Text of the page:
Osborne spent a year in federal prison and had his law license suspended for five years. He finished probation and regained his law license just a year before Kenneth’s trial. During the trial, his attorney failed to present evidence that could have spared Kenneth a death sentence, including his low IQ, extreme poverty, and history of family violence. No experts testified to his intellectual disability, and the only testimony about Kenneth’s mental health came from a psychologist not licensed to practice in the United States without supervision.

Interviews with jurors after the trial proved that they knew about Osborne’s crimes and discussed them as they were weighing Kenneth’s fate. One juror said the attorney’s conviction was “the most disgusting type of crime there is” and that Kenneth “could not have done worse” than to have Douglas Osborne as his attorney.



Three days before Johnny Burr’s capital trial began in Alamance County in March 1993, his lawyers begged a judge to postpone the trial. They said they had not yet done the most basic work of defending their client, who was accused of beating a baby to death. The case hinged on hundreds of pages of medical records. They hadn’t begun to read them, nor hired any experts to help them decipher such complex information. Even as they selected a jury, the lawyers continued to plead with the judge to delay the trial, but the judge refused.

Johnny’s attorneys had been assigned to his case just two and a half months before, taking over for attorneys who left the case in disarray. The lead attorney was overwhelmed with capital cases. The other attorney had never tried a capital case, since his law practice focused on real estate transactions.

Johnny stood accused of inflicting the head injury that killed his girlfriend’s 4-month-old daughter, Tarissa “Susie” O’Daniel. He had no history of child abuse, and has always said he is innocent. On that night in August 1991, the baby’s mother left a sleeping Susie in Johnny’s care for 45 minutes. When she returned, she found the baby unresponsive and lying in her swing.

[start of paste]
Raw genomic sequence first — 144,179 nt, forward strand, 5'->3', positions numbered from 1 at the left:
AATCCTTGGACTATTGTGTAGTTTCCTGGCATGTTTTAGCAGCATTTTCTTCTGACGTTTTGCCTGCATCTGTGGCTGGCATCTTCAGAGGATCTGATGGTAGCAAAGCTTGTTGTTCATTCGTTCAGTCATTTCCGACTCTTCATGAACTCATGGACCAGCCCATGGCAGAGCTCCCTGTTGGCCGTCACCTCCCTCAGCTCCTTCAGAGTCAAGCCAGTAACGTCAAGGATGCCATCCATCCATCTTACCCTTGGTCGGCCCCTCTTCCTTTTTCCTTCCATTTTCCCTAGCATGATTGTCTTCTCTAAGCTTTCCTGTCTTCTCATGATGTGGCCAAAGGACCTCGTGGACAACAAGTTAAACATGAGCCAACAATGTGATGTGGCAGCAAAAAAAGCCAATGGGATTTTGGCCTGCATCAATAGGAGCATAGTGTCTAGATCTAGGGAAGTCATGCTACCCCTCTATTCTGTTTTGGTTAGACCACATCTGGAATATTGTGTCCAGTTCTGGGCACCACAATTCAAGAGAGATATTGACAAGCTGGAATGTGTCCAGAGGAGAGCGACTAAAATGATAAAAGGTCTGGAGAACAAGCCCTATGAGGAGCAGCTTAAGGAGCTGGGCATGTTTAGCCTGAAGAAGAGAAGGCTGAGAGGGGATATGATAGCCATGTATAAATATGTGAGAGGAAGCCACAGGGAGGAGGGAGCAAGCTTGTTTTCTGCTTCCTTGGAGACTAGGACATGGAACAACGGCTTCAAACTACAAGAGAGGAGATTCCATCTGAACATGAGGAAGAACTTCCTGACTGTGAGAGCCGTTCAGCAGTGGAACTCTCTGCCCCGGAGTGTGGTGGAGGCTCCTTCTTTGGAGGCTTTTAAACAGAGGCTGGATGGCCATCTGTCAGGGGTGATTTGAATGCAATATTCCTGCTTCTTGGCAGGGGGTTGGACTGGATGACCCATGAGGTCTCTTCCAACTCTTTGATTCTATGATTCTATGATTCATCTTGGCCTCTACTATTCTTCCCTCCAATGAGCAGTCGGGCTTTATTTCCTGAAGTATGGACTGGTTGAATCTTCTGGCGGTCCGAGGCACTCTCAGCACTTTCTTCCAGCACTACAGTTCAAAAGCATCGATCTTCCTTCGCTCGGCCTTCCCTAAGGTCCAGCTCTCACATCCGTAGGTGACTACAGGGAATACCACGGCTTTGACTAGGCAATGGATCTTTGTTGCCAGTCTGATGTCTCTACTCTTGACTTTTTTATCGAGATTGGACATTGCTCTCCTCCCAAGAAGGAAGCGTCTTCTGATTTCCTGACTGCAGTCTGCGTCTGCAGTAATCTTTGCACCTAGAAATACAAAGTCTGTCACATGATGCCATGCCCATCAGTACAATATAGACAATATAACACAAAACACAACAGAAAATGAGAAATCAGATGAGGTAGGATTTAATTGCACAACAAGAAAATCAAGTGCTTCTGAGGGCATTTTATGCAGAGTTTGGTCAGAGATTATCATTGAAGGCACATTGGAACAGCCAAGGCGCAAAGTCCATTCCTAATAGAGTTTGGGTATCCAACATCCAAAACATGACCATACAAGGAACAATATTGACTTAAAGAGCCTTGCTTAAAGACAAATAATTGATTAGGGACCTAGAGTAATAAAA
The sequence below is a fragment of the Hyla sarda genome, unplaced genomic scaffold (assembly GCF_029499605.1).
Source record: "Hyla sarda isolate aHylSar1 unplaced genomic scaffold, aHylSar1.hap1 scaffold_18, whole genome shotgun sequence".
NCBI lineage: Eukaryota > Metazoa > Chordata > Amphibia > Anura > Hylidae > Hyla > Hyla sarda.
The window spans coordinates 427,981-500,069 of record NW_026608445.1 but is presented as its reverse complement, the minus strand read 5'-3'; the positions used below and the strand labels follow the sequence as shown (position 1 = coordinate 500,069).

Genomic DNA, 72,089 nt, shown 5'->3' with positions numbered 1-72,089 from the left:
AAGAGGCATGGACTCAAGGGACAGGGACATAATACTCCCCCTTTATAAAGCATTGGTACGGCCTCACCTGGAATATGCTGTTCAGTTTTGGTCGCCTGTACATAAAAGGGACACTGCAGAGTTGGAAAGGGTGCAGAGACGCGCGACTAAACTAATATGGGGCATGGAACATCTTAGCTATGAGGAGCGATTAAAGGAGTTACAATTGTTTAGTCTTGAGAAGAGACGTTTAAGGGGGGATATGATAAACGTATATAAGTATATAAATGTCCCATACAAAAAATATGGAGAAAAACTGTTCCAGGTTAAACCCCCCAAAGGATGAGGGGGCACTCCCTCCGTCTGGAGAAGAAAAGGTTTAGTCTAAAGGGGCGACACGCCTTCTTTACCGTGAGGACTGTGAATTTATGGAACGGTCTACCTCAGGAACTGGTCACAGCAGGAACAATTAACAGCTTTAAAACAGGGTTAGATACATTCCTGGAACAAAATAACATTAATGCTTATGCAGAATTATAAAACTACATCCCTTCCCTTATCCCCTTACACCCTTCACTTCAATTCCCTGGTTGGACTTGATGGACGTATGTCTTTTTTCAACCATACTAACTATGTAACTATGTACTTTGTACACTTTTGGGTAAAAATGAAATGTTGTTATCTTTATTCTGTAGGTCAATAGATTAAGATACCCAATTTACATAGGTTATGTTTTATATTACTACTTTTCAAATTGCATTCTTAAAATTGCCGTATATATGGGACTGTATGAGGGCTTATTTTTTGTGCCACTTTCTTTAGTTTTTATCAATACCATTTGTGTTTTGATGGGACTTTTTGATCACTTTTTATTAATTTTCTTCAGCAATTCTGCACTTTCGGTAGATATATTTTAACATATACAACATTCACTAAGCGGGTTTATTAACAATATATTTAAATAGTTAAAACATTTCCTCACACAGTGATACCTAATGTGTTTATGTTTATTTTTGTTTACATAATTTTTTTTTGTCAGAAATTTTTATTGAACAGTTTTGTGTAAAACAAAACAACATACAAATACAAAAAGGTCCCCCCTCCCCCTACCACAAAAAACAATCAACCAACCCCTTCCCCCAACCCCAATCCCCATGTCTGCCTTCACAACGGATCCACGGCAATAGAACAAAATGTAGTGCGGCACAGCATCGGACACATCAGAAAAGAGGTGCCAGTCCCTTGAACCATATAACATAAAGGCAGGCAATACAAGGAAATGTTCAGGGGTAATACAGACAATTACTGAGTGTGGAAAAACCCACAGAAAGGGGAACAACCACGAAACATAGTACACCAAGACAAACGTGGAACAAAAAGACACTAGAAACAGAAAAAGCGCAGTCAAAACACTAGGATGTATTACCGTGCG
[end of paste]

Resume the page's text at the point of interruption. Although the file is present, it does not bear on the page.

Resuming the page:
Susie’s mother told police that, earlier in the day, Susie’s 8-year-old brother accidentally dropped the baby on a gravel driveway and then fell on top of her. Afterward, she said, Susie had seizures and cried for more than an hour. Johnny’s attorneys never hired a medical expert to investigate whether the fall could have caused Susie’s death.

Instead, at trial, Johnny’s attorneys conceded in opening statements that Susie’s fatal injuries occurred while Johnny was babysitting her, which Johnny denied. Most damaging to Johnny’s defense, they allowed three doctors to testify that Susie had a severe skull fracture — it looked like “a pushed in ping-pong ball,” one doctor said — that could not have been caused by a fall. Even a quick read of Susie’s autopsy report would have told Johnny’s lawyers that the doctors were wrong. Susie never had a skull fracture.